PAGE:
Punk, Disco, Porn—The Deuce ’77—Part 1
Matthew Tchepikova-Treon / the University of Minnesota, Twin Cities

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The Deuce Season Two Poster Art
The Deuce Season Two Poster Art

Beginning in 1977, five years on, Season Two of The Deuce extends the show’s thoroughgoing investigation of the sex industry in porno-chic New York City. HBO first advertised the new season with an image of late-1970s 42nd Street under a caption that read: “Punk, disco and porn.” Beyond signaling a certain pop culture milieu, these three words signify a sort of cipher for the show’s complex audiovisual world-building techniques. Because, from punk shows to ad hoc discos to female-directed arthouse porn to a cabaret-styled gay bar battling “noise complaint”-based zoning restrictions, The Deuce continues to present a story largely focussed on the labor of (sub)cultural production, the sonic production of social spaces, and the power dynamics of an exploitative capitalist logic working to absorb or silence them.

Similar to the invocation of Curtis Mayfield’s aestheticized sociological critique during the first season’s title sequence,[1] The Deuce S2 similarly applies “This Year’s Girl” (1978) by Elvis Costello & The Attractions—a satirical number criticizing the commodification of women’s bodies through the circuits of mass media—with singer Natalie Bergman’s voice added into the multitrack master tapes from the song’s original recording for heightened tension.

Punk. The word itself reaches back centuries and even carries with it an etymological link to prostitution. In Shakespeare’s 1603 play Measure for Measure, a young woman engaging in a bed-trick[2] tells an inquiring duke that she is neither a wife, widow, nor maid. The duke replies, “Why are you nothing then?” Another man then follows the duke’s misogyny-whisked grouse with: “My Lord, she might be a Puncke.”[3] Centuries of varied utterances transformed the word from prostitute into a verb denoting the act of sodomy, then referent for a male homosexual, and eventually a general signifier for social ‘trash’ and debauched street youths, etc.[4] Seventies punk culture, with its embrace of aesthetic excess, social transgressions, and explicit gender reformations, embodied all aspects of the word, including its attendant ideological contradictions. But further still, as Adam Krims argues in his study of music and cities transformed by “post-Fordist” modes of capital accumulation, Seventies punk and new wave also “announced different perceptions of city life, in which squalor and class-based rage could no longer be denied or contained.”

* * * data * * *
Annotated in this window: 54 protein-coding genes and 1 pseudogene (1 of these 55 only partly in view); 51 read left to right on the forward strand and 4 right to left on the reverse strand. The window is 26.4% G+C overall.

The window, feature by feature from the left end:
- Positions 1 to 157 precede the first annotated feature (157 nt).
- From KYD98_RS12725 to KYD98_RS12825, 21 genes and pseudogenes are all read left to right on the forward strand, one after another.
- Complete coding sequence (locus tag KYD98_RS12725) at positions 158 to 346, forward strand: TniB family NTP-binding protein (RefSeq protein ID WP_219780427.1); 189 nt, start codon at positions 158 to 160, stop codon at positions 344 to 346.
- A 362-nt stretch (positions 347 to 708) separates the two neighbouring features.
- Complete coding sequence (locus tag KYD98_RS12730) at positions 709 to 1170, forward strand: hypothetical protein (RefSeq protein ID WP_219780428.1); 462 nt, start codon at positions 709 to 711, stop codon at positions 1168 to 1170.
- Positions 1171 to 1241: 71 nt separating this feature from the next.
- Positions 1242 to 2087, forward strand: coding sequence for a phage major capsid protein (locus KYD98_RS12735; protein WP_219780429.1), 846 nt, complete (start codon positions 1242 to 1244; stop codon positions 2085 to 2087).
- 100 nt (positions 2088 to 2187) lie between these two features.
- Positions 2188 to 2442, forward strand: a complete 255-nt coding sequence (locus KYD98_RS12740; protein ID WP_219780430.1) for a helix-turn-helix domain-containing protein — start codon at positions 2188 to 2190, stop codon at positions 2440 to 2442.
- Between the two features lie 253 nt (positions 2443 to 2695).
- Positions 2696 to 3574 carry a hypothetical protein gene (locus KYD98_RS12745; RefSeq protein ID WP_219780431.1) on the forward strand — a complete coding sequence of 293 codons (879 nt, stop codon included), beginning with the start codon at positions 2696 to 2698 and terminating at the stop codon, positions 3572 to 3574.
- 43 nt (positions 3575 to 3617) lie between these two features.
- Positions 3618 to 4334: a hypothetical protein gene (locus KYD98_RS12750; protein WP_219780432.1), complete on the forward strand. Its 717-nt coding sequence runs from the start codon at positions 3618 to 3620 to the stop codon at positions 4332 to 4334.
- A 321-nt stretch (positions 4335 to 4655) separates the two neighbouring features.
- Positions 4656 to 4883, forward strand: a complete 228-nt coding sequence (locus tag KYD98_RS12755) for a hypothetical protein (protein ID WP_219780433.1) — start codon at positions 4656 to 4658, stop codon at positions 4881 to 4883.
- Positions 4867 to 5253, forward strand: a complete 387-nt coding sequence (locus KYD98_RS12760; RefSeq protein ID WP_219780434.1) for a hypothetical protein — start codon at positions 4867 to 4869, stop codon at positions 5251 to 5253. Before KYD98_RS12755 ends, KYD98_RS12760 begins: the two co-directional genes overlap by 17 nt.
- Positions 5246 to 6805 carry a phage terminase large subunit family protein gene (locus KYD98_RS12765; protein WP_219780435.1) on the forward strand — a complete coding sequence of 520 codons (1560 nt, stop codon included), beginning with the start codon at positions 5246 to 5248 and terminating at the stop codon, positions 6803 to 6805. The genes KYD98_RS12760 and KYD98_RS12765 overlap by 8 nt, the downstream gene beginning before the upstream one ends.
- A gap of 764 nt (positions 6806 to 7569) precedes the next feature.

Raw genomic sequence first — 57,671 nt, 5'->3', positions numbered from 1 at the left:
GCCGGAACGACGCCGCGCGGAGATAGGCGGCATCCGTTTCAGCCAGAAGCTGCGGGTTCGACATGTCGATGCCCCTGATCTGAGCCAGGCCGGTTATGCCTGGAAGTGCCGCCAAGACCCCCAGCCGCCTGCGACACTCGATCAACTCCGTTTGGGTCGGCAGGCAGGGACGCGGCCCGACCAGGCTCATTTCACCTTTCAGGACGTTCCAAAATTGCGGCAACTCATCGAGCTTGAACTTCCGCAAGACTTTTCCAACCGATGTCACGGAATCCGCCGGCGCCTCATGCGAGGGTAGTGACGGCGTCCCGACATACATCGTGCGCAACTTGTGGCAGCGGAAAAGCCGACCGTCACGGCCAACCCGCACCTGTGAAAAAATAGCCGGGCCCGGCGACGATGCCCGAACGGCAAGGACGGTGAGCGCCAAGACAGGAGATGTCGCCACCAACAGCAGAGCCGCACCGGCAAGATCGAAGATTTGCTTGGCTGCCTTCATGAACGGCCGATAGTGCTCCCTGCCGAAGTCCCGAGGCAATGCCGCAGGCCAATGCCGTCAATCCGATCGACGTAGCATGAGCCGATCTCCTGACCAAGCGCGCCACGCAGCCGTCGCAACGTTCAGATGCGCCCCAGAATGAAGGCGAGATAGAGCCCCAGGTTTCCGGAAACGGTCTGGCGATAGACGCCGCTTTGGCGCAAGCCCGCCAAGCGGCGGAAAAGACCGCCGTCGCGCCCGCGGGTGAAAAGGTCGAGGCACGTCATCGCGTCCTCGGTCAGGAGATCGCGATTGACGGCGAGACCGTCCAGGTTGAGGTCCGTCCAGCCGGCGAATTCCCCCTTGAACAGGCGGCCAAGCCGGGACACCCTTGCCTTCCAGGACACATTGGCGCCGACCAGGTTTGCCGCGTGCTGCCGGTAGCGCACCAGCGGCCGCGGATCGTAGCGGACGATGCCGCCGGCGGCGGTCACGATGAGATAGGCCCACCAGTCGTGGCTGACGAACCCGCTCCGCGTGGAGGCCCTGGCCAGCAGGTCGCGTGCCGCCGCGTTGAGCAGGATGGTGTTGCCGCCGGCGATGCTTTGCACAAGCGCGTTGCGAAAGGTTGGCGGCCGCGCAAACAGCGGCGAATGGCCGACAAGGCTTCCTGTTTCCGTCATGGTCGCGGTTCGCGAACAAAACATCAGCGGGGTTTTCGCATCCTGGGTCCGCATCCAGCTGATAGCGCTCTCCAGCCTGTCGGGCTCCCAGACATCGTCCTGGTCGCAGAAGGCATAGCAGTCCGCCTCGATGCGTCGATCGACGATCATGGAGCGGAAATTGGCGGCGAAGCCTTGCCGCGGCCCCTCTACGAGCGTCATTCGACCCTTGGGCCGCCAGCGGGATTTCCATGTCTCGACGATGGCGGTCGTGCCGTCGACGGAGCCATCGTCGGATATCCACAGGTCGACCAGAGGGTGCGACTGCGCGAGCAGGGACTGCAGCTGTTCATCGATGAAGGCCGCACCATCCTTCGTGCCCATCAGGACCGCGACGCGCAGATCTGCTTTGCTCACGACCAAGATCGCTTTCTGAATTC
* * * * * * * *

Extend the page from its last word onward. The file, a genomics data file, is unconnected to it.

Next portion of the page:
Abby’s Jukebox

The Deuce set up its engagement with punk’s historical future back in 1972, through a scene in Season One involving NYC musician Garland Jeffreys at the Hi-Hat performing the Continental organ-driven classic “96 Tears,” a song written and originally recorded in 1966 by ? and the Mysterians, whose sound and style motivated Creem magazine’s Dave Marsh to first use the term “punk rock” (in popular print) while describing the band in 1971, years after hearing them live.[5] During the scene, Abby mentions to Vincent that she first heard Jeffreys and his band playing a rent party down at St. Marks Place. Along with calling up the origins of “punk” in early rock criticism, this pop culture citation looks ahead to the first wave of punk bands who would soon populate the East Village, while also nodding back to 1920s Harlem and the city’s long tradition of underclass tenants organizing early blues and jazz apartment shows to battle slumlording tactics and help pay rent.[6] Such a moment demonstrates not only The Deuce’s intricate use of music-history-cum-urban-geography, but also works to identify the social stakes involved for the show’s characters.